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Europe lagging on AI development

OxFirst, a specialist in the law and economics of IP, has released research showing that Samsung, IBM and Tencent dominate with the highest number of AI patents filed, while the fierce competition between the US and China is overshadowing other countries, including the EU.

The research found that patents are mainly filed in the area of interconnectivity and system architecture, suggesting that the leading companies focus primarily on protecting technologies covering multiple neural nets. Other areas of crucial importance are Machine Learning (ML) and bootstrap methods, alongside procedures used during speech recognition processes; e.g. the further establishment of human-machine dialogue.

An analysis of the patents between 2010 and 2020 shows that patents reading on Machine Learning experienced their greatest filing growth in 2017/2018. During this time period global patent applications increased by over 68%, highlighting just how important the global market for patents is becoming.

A sector specific analysis suggests that top players focus particularly on AI applications in the medical space. Particularly medical diagnosis, medical simulation and data mining in the medical space appear as key trends.

Commenting on the research Dr Roya Ghafele, Executive Director of OxFirst said, ‘To come to grips with market trends in AI, analysts traditionally study the value of corporations and the competitive dynamics within an industry. However, many ignore the fact that Intellectual Property (IP) can fundamentally restructure the economic dynamics between companies.’

“Indeed, IP is the currency of the knowledge-based economy. Patents provide innovators with the ability to commercialise their inventions, paving the way for business success.

“Patents not only bear the potential to empower a company’s unique position in the market, but provide it also with the ability to generate income by licensing or selling patents. Equally, patents allow a company to make substantial savings in R&D when using the IP of others. This can be achieved by in-licensing IP or acquiring IP. As such, patents can be a source of revenue in and by themselves.”

The research found that in the last ten years Samsung, IBM and Tencent have emerged as the most important patent owners in AI. Samsung by and large dominates the space with over 5,000 patents worldwide. It's important to note that no European company can be found among the top 20 patent owners - the market appears to be led by Samsung and sees otherwise fierce competition between US and Chinese firms.

The top five companies:

Company

Patent count

Samsung Electronics

5, 073

IBM

2, 062

Tencent

2, 062

LG Electronics Inc

1, 541

Microsoft Technology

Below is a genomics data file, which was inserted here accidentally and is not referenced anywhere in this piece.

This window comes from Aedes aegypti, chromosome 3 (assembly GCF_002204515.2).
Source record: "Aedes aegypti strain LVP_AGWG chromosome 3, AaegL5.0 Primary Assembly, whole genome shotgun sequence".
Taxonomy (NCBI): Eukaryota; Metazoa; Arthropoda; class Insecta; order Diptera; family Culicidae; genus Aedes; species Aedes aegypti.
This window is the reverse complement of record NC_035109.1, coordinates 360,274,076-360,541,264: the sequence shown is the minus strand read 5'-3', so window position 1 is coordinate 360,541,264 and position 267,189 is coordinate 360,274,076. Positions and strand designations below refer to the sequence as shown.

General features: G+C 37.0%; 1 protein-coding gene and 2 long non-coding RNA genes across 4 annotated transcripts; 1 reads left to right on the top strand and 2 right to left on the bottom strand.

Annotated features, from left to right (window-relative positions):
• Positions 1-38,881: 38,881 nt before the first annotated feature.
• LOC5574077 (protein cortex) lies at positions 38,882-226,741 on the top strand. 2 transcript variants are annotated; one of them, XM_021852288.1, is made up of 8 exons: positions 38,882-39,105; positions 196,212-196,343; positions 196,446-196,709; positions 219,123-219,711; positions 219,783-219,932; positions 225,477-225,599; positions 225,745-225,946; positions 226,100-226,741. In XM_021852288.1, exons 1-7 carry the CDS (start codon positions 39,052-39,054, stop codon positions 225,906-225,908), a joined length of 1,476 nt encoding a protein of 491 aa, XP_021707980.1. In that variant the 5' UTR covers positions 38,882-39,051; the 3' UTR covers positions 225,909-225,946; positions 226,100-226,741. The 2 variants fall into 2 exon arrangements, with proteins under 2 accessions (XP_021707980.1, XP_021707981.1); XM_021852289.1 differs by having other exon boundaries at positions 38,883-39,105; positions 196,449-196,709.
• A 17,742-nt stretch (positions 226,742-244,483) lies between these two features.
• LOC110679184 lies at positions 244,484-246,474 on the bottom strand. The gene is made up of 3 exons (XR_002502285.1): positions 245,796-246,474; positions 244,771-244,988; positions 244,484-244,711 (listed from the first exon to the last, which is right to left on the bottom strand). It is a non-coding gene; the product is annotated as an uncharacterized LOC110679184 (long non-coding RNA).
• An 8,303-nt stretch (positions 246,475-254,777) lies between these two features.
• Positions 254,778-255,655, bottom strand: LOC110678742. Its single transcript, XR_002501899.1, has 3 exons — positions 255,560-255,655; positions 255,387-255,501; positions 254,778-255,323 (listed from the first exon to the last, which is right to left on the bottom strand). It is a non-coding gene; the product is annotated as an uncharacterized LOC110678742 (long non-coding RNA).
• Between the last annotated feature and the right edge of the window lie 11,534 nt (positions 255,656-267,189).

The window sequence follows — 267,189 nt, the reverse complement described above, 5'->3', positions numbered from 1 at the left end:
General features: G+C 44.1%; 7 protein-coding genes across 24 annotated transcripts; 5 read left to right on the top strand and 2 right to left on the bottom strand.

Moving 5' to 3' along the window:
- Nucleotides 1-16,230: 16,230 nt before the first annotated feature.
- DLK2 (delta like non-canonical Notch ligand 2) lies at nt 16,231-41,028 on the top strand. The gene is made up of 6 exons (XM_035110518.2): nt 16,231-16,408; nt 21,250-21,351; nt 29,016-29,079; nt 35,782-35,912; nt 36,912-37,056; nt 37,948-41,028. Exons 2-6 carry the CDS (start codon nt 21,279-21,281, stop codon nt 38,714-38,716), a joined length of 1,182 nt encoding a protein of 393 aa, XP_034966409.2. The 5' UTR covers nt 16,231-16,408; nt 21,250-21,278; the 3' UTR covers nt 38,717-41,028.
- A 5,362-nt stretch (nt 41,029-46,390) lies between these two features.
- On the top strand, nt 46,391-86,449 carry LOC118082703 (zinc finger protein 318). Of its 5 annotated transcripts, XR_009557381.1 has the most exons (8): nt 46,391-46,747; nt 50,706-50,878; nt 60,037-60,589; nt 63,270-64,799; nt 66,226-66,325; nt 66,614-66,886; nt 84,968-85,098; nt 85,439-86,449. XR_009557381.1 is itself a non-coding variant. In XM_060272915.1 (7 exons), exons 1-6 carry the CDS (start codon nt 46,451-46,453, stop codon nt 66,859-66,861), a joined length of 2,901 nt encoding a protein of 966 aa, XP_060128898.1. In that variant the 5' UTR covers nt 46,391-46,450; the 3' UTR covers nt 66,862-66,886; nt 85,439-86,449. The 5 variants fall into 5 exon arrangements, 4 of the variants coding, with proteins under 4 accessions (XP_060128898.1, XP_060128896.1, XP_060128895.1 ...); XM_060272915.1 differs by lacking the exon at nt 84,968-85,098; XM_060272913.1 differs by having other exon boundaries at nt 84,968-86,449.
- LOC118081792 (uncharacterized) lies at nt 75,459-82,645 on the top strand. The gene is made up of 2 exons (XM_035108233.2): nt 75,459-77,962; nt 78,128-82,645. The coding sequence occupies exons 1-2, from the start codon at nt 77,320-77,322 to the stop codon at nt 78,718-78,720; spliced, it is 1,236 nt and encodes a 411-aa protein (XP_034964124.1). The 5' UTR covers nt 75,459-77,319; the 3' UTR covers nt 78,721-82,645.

1, 388

In geographical terms China, the US and the Republic of Korea report most patent filings. Compared to the over 100,000 filings with the Chinese Patent Office, the 5,000 patents filed with the European Patent Office appear negligible in comparison.

Legal limitations in this space should not be ignored, however. In the EU for example, the European Patent Convention has imposed restrictions on software patents. Equally, the U.S. Supreme Court’s Decision in Alice Corp. v. Cls Bank (134 S. Ct. 2347 (2014)) established further boundaries on the eligibility of patent protection for software. Arguably, Chinese patent law may offer further scope for patent protection.

Countries

Patent count

China (SIPO)

106,650

United States (USPTO)

60,003

World Intellectual Property Organization (WIPO)

20,407

Republic of Korea (KIPO)

12, 897

Japan (JPO)

9,682

European Patent Office (EPO)

5,201

Australia (AU)

3,715

Canada (CA)

2,702

Taiwan (TW)

682

Great Britain (GB)

535

According to Dr Ghafele, “This data suggests that companies are recognising the economic potential of patents. The analysis above helps assess how different patent owners perform in comparison to each other and how the patent space is distributed among them. Match this against a patent licensing rate of 15%, which can be caught across the sector and it becomes evident that even a small fraction of the patents in this space could offer attractive financial returns. This can be achieved by either trading the patents directly or indirectly.

“Even a simple assessment suggests that adopting a patent valuation perspective enables educated business decisions. After all, every investors and managers alike are keen to maximise returns while minimising risks. It is time to embrace IP as an asset.”

Author
Neil Tyler

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